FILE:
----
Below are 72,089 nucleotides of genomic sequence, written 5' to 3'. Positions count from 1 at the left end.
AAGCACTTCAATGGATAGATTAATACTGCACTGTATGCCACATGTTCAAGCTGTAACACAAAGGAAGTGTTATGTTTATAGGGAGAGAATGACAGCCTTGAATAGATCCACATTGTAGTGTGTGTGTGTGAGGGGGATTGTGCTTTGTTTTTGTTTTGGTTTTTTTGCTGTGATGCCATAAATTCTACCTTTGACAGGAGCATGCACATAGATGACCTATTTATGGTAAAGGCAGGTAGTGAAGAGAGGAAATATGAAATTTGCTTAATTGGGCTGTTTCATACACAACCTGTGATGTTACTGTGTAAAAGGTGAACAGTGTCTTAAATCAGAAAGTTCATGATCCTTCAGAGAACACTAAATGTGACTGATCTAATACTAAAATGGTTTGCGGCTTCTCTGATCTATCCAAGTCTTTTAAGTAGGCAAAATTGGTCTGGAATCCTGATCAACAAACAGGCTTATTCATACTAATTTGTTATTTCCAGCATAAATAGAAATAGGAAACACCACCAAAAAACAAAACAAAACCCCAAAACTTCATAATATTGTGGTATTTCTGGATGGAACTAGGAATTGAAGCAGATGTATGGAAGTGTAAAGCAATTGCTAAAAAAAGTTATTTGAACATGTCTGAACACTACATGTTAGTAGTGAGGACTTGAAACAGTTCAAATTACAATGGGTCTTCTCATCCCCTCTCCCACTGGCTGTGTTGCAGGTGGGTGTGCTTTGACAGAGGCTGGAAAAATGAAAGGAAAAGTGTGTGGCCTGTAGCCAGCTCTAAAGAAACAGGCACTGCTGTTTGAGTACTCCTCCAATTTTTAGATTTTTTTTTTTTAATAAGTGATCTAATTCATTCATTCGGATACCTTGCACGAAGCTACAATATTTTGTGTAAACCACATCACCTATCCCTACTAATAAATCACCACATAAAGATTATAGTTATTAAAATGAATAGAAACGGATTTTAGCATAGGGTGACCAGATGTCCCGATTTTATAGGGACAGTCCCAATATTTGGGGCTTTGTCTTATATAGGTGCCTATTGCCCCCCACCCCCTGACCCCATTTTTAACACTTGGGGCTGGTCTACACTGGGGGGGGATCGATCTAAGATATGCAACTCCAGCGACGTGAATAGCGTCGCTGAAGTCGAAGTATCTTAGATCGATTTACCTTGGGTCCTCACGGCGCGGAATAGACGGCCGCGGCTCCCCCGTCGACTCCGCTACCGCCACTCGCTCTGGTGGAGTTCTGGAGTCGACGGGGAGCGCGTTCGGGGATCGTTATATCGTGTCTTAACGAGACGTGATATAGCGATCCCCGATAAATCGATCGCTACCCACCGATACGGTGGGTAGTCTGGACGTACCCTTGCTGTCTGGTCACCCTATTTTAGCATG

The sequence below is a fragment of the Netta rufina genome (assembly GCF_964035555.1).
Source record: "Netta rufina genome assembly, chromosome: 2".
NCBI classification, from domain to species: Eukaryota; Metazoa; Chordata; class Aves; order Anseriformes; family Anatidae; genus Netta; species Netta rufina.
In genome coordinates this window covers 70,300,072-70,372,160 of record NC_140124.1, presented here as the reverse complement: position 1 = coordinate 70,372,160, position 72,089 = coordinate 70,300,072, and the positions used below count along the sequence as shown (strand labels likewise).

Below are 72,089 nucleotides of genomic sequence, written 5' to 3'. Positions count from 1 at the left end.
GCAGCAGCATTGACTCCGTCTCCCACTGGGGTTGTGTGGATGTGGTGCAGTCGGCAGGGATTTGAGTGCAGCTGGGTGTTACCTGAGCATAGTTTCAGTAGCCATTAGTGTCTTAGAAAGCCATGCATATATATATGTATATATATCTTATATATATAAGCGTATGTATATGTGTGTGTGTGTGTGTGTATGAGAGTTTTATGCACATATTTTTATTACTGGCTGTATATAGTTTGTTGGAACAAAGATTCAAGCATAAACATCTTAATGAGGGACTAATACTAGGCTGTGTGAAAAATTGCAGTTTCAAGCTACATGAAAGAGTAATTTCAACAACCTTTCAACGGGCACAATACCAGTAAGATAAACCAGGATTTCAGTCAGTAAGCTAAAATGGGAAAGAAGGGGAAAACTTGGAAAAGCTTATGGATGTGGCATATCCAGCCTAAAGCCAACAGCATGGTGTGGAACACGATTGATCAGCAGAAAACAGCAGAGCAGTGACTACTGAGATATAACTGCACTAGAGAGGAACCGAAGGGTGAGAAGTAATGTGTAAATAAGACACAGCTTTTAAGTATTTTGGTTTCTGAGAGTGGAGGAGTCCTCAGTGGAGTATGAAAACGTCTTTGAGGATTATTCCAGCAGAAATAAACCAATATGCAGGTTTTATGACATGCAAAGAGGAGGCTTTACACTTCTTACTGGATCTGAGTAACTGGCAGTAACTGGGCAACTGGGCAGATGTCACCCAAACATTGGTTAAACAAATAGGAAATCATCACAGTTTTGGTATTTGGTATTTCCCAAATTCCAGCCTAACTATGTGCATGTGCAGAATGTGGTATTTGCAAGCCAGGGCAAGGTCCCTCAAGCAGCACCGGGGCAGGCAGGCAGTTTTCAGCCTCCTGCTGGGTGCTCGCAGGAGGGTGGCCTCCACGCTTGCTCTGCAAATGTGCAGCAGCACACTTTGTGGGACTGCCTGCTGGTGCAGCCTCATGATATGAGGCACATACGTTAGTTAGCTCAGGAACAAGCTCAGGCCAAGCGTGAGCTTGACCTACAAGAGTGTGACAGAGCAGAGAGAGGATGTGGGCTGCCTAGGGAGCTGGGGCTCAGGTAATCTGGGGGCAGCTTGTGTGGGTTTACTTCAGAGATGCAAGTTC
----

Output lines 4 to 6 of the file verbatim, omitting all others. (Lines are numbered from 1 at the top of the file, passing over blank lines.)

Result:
Source record: "Netta rufina genome assembly, chromosome: 2".
NCBI classification, from domain to species: Eukaryota; Metazoa; Chordata; class Aves; order Anseriformes; family Anatidae; genus Netta; species Netta rufina.
In genome coordinates this window covers 70,300,072-70,372,160 of record NC_140124.1, presented here as the reverse complement: position 1 = coordinate 70,372,160, position 72,089 = coordinate 70,300,072, and the positions used below count along the sequence as shown (strand labels likewise).